It is no coincidence that the working-age population has been amongst the hardest-hit from recent inflation. Many have to drive to work and have felt the rise in petrol prices much more than other groups (such as the retired). The further you are from work, the more you have to pay in petrol. Again, this impacts most on average earners, as many cannot afford to live close to their job. This is particularly so in big cities where more and more jobs are located and where property prices have grown enormously in the past 20 years. In Paris, the average price of property sold in 2021, was €10,780 per m² (nearly €500,000 for a 1-bedroom apartment), way beyond the reach of the average salary-earner.

Your average voter will be hard-pressed for time, working and commuting all week, and very possibly trying to keep two or three kids occupied on the weekends. Politics may only play a small part in their lives as family and financial responsibilities take precedence. They see little change in their daily lives from one election to the next.

We need your consent to load this rte-player contentWe use rte-player to manage extra content that can set cookies on your device and collect data about your activity. Please review their details and accept them to load the content.Manage Preferences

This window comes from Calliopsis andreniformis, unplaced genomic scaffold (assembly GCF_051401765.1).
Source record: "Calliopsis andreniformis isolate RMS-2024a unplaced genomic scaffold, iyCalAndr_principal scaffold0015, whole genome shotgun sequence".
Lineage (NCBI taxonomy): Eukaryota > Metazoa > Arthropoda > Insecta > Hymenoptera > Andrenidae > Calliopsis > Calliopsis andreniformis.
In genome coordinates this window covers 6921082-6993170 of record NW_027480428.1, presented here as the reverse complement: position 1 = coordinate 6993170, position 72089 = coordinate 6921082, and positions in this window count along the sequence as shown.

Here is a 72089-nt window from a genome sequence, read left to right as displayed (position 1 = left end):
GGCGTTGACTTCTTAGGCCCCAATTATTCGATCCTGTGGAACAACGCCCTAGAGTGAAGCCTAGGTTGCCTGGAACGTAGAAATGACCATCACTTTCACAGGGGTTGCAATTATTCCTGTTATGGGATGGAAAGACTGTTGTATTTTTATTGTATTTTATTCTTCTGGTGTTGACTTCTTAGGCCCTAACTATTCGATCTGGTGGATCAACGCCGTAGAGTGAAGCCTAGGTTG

From RTÉ Radio 1's This Week, Dr Emmanuelle Schon-Quinlivan, lecturer in European politics at UCC, on France's presidential election

Perhaps this is why Le Pen marginally beat Macron in this demographic group in the first round. She honed in on an issue that struck home to the squeezed-middle, that of le pouvoir d'achat (or 'purchasing power’). It is not yet clear, though, if she can convince middle-income earners that a break from the political status quo is worth the risk.

Macron won the 'grey vote' by a landslide (41% to Le Pen’s 9%). The reasons are multiple; pensioners in France have the lowest risk of poverty in the EU at 7% and were a lot less upset than younger voters with Macron's strict lockdown response during the Covid crisis. Retired voters will (naturally enough) not be affected by Macron’s divisive proposal to raise the retirement age to 65 and have tended to back the incumbent in French presidential elections historically.

Older voters would also have memories of Jean Marie Le Pen, Marine's father, and his convictions for denying the Holocaust. To have any chance of victory, Le Pen will have to maintain her middle-aged voters and somehow seek to make inroads into the 'grey vote’, something her campaign has fallen short on.

We need your consent to load this rte-player contentWe use rte-player to manage extra content that can set cookies on your device and collect data about your activity. Please review their details and accept them to load the content.Manage Preferences

From RTÉ Radio 1's The Business, Brigid Laffan from the European University Institute on what a Le Pen victory would mean for the future of the European Union